The Flight of Dragons used a lot of stock fantasy ideas, namely a rag-tag group of adventurers journeying to stop a dark wizard because destiny says so. They receive some magical artifacts with very specific uses. Oh, and one of the adventurers is a 20th century man dragged magically into this realm he doesn’t fully understand. These were well-worn storytelling tropes even at the time, but my kid self wouldn’t have known. And those tropes are just a base to support the more interesting themes of the movie.

As I watched and rewatched, one really interesting concept sank into my young self’s imagination. In the The Flight Of Dragons, the magical world is being weakened by the onward march of science. Magic exists by its own mystery and people’s faith. Science, on the other hand, seeks out unknowns and exposes them. The two schools of thought can’t coexist. And yet, science does need magic. As Carolinus the Green Wizard tells it:

“The world, though it does not realize it, cannot do without magic. For example, man hears of the dragon’s invulnerable skin and lo, he makes armour, battleships, tanks! A fairy flies, and furiously jealous, man himself defies gravity with machines he will call airplanes. A magician looks into his crystal and sees and hears halfway across the world. Ah, says man! If only it could be so! Centuries from now, he conjures up miracles and calls them radio and television. If man is to surmount the unsurmountable, there must always be magic to inspire him. The world needs magic! Magic cannot die.”

It’s true. Science makes its greatest discoveries when humanity is trying to achieve a goal. When someone imagines a better future and tries to build a path there, science can make our fantasies a reality.

The scene that stands out most for me is when the 20th century man, Peter, has been accidentally merged into a dragon’s body. So the dragon Smrgol needs to teach him to be a dragon, including how to fly.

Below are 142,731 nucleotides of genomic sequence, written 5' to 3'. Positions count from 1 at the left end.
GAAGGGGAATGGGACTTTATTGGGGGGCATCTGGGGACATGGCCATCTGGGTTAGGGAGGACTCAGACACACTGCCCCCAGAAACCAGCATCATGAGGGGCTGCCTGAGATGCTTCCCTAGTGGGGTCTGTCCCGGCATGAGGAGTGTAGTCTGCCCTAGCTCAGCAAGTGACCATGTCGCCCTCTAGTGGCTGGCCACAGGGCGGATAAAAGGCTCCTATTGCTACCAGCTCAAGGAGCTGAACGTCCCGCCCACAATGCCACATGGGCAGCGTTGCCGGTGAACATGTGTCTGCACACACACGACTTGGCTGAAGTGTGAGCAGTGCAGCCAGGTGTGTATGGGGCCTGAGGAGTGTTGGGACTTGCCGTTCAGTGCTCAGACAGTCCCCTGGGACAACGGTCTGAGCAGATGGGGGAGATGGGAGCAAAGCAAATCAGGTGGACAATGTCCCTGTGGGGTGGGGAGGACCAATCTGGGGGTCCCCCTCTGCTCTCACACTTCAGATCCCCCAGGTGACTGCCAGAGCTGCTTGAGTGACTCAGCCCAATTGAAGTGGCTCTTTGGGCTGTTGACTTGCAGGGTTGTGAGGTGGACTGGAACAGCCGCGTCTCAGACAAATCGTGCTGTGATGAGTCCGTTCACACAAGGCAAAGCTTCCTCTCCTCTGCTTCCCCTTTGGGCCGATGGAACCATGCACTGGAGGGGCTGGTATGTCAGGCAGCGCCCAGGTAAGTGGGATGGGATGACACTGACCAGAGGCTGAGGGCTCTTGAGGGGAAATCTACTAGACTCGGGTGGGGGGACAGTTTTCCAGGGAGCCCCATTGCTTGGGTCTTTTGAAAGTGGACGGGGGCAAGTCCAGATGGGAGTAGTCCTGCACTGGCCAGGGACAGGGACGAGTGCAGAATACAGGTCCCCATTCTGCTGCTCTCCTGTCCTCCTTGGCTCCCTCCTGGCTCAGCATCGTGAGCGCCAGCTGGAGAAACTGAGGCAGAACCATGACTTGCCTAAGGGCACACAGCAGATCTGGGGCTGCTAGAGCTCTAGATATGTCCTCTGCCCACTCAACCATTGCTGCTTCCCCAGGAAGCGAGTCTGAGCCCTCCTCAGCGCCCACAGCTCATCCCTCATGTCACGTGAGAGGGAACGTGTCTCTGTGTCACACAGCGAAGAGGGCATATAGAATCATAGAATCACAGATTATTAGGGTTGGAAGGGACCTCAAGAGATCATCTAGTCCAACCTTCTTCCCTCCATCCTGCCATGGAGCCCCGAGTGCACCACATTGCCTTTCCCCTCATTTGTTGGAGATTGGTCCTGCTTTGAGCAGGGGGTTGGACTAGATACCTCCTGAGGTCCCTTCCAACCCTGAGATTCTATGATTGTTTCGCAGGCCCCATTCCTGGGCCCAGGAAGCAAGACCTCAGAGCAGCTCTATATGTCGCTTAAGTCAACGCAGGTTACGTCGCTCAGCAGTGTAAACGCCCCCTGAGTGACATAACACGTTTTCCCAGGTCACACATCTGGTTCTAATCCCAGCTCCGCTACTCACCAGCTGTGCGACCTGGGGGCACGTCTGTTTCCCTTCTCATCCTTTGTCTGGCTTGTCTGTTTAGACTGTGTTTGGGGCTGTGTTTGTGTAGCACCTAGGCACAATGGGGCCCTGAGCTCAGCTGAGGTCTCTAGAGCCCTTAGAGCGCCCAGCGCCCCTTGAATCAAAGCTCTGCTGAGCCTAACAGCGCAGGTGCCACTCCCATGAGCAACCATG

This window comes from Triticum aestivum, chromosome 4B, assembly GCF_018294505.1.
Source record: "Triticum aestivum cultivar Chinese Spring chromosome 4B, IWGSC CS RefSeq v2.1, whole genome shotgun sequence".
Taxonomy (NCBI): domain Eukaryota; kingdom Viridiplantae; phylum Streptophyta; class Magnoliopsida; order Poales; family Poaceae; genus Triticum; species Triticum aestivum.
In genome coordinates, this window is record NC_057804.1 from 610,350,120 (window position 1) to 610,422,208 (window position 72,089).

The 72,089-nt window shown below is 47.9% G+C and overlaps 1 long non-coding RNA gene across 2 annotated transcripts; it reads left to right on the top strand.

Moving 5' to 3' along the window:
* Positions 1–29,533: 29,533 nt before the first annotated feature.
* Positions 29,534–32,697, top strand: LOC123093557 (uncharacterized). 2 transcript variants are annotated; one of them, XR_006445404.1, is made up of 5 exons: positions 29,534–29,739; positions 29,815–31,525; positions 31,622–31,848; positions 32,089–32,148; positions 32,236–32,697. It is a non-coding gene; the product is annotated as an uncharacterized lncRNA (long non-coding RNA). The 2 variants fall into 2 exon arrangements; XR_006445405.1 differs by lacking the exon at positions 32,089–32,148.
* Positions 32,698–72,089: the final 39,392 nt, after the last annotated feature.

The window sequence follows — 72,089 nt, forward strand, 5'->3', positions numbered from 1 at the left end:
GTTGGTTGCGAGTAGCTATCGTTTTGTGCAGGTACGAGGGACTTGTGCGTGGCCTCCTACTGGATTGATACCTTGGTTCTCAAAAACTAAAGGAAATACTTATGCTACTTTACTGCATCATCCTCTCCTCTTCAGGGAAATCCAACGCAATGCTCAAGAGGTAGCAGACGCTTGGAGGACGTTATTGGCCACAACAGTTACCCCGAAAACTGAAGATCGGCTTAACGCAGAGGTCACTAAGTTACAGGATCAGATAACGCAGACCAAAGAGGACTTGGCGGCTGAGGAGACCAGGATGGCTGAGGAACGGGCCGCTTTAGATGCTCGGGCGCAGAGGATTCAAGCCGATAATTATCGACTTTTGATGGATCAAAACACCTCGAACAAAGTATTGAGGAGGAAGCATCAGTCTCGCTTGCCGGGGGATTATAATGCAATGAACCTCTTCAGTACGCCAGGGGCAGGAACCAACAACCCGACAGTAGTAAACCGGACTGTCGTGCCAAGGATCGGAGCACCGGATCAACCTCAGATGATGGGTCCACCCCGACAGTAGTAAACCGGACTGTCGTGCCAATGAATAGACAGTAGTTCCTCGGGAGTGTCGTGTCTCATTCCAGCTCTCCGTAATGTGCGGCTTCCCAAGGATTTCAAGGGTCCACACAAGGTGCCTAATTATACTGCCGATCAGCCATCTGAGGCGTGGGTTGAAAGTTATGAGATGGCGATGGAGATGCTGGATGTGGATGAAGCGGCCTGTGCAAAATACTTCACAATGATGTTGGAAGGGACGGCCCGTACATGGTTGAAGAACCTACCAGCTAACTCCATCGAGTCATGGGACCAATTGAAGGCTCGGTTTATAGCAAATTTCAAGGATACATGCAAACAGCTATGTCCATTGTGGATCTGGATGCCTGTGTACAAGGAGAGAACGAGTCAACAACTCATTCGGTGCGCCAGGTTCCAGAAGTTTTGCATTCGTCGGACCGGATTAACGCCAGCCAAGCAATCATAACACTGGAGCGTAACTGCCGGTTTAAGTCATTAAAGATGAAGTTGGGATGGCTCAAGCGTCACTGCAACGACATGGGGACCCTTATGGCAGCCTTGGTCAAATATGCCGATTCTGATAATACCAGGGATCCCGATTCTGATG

Smrgol: [After directing Peter to eat gems and limestone:] It makes the fire in your belly that gives you lift.

Peter: Hmm … Limestone is high in calcium. Calcium, when mixed with stomach acid, would form hydrogen. Hydrogen is lighter than air, thus giving the lift you talk about, something like a blimp!

Smrgol: What? [Sighs.] You got fire inside you when you go up. That’s all you need to know.

Peter: No, that’s not logical. How could my ribs contain fire?

And then Peter makes Smrgol explain anatomy and “dragon-fire” so he can draw a diagram, all the while getting excited that dragon flight makes scientific sense. It’s a more interesting premise than “dragons can fly because they just can”.

I didn’t specifically remember this scene until I rewatched the movie as an adult. But I think it has played a major role in my storytelling tastes. Fantasy and science can work together even when the story is firmly rooted in fantasy ideals. In fact, science can lend credibility to a fantasy story. Among strange spells and prophecies and kingdoms, it can be a pleasant surprise to find that our modern Earth physics and thermodynamics still make sense. It suggests that this fantasy world isn’t so strange we can’t understand it.

When I think of inspiring fantasy stories, I actually don’t think of many books. Which is weird for a writer, I’m sure, but some messages are bigger than the media they come from. And marrying concepts — such as science and fantasy — can make for more thought-provoking tales.